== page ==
When Yuhi Musinga was made a king in Rwanda in 1896, there were claims about his legitimacy, considering he came to power through a coup that overthrew King Rutarindwa, the authentic successor to the great King Kigeli IV Rwabugiri, who passed away in 1895.
Kigeli IV, during his 35 years as king, received the first European explorers into Rwanda and vastly enlarged the kingdom. His efforts to centralize his rule led to the permanent subjugation of the Hutu majority and the creation of an ethnic or racial divide that haunts Rwanda to date, according to records.
It is against this backdrop that King Yuhi Musinga took over power in 1896, ruling during the period of German and Belgian colonialism and having suffered bitterly over it.
His throne should have been for Mibambwe IV Rutarindwa, the original successor and son of Kigeli IV of the Abahindiro clan. But within a year, one of Kigeli’s wives of the Abeega clan plotted with her Tutsi kinsmen to have Musinga, her own son, placed on the throne. Rutarindwa and his supporters would take their own lives as Musinga became king.
Due to Kigeli’s centralization of power, however, the way was open for the European colonialist to pursue indirect rule over Rwanda through Musinga. This would eventually hurt his administration.
Musinga would, in his first years, collaborate with the German government to strengthen his own kinship, but would be deposed decades later when the Belgians took over from the Germans.
Musinga had vehemently refused to work with subordinate chiefs and did not want to be baptized as a Roman Catholic, causing his downfall in 1931.
Born in 1883, Musinga assumed power as a young teenager, but grew over the years into an “impressive and eminently royal figure, his demeanour exuding a mixture of stern authority and fatherly benevolence.”
According to the Royal House of Rwanda, he reigned steadily and wisely over his kingdom and maintained a firm grip on the reins of power throughout the early years of his rule.
He had tried to restrain the many demands made by the German colonial powers at the time, but he soon discovered that they had the upper hand, particularly, in terms of mechanized warfare and military technology, the Royal House of Rwanda report said. This eventually led to a number of the concessions made to the German authorities over the course of the years.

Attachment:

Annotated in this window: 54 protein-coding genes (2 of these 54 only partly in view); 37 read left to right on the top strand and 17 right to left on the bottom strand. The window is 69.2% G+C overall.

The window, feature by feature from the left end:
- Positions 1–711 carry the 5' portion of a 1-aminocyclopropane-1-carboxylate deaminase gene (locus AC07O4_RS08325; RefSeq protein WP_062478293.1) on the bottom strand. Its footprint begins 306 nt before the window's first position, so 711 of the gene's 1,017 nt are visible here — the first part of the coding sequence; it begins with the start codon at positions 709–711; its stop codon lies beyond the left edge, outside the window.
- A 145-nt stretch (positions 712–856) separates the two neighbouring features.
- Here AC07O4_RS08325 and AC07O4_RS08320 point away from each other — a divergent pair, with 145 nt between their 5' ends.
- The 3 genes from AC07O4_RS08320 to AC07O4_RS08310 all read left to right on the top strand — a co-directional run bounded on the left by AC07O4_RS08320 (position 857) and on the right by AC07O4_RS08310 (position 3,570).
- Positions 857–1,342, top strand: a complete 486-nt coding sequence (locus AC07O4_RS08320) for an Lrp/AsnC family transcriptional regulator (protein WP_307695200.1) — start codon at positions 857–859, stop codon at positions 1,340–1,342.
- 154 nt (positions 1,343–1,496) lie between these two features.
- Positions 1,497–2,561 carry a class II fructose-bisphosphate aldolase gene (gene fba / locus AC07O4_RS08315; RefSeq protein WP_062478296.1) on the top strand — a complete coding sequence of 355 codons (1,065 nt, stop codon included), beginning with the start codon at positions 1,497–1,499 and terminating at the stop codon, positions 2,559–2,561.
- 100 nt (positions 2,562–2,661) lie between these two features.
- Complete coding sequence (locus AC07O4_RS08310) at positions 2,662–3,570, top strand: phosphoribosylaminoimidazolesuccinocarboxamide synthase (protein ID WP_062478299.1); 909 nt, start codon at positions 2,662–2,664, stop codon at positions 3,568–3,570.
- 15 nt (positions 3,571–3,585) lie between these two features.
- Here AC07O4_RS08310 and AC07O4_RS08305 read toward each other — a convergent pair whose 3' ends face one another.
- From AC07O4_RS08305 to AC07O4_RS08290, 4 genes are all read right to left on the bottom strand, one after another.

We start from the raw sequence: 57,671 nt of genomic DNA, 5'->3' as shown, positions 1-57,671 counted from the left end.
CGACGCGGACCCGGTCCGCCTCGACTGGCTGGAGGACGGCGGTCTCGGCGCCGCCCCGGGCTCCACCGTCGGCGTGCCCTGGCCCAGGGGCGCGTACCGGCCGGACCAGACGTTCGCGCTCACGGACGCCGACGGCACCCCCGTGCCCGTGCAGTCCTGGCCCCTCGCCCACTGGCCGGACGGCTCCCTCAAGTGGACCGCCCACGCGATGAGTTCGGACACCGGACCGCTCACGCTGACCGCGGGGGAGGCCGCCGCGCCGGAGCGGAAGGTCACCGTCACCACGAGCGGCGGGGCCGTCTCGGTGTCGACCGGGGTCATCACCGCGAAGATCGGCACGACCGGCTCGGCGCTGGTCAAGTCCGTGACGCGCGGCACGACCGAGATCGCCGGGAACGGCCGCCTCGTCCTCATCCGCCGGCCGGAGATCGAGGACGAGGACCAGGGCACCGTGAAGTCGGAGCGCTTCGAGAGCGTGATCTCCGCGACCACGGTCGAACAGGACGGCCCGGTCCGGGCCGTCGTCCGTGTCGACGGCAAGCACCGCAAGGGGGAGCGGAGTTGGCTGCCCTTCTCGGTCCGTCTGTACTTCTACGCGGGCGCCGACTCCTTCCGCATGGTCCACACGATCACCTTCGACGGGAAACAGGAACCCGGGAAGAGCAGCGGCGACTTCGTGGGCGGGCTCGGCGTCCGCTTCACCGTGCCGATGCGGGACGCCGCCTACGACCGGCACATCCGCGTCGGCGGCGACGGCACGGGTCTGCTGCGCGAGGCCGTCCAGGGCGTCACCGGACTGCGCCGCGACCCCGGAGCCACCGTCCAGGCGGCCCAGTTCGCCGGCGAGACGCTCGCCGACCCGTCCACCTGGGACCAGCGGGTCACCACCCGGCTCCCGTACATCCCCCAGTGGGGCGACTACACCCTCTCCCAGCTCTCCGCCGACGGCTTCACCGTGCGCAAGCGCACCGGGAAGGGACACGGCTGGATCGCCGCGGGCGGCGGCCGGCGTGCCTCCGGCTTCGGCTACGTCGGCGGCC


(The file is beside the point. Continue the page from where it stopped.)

The Germans were also used to re-assert royal authority over other autonomous chiefdoms and they (court delegates) served as colonial administrators, said The New Times.
In 1899, Musinga officially recognized the German “protectorate,” known as Deutsch-Ostafrika, and in 1900 reluctantly allowed the foundation of a Catholic monastery at Save. The Catholic monastery was operated by the order of the White Fathers, a powerful missionary. The monastery would eventually give way to the conversion of most of the country to the Roman Catholic faith.
Musinga, who refused to be baptized into the Roman Catholic faith, had been very suspicious of European missionaries whose activities he felt were largely aimed at eroding his supreme royal authority which was already under attack.
When the German’s indirect rule came to an end after being replaced by Belgians, things got worse for Musinga, as he struggled to regain power towards late 1929 and reestablish control over his kingdom. The Belgians, then led by the new governor of Ruanda-Urundi, Charles Voisin, were also doing all they could to remove him.
Being against Christianity and now at odds with the White Fathers, the Belgians believed that Musinga should be disposed and his son, Rudahigwa should be made the king. Rudahigwa had then converted to Christianity to the joy of the colonialists and missionaries.
Musinga continued to incur the wrath of the colonial powers and would go on to reject a sky-blue uniform with gold braid introduced by the Belgians for a beaded dress and leopard skin, said The New Times.
On November 12, 1931, the Belgian administration introduced a new economic programme, a move that would see the end of Musinga. According to The New Times, on the morning of the announcement of the programme, the governor told Musinga about the disposition and ordered him to be ready to leave within 48hrs to Kamembe in southwest Rwanda, which would be his future home.
Musinga did not challenge this, as he predicted it. Thus, on November 14, 1931, he left to Kamembe before later heading to Kilembwe, in southeastern Congo, then a Belgian colony. He was replaced by his son Mutara Rudahigwa.
Musinga died on January 13, 1944, in Kilembwe, amid claims that he was assassinated. Many have since asked Belgium to answer to the claims as the king’s body was never found.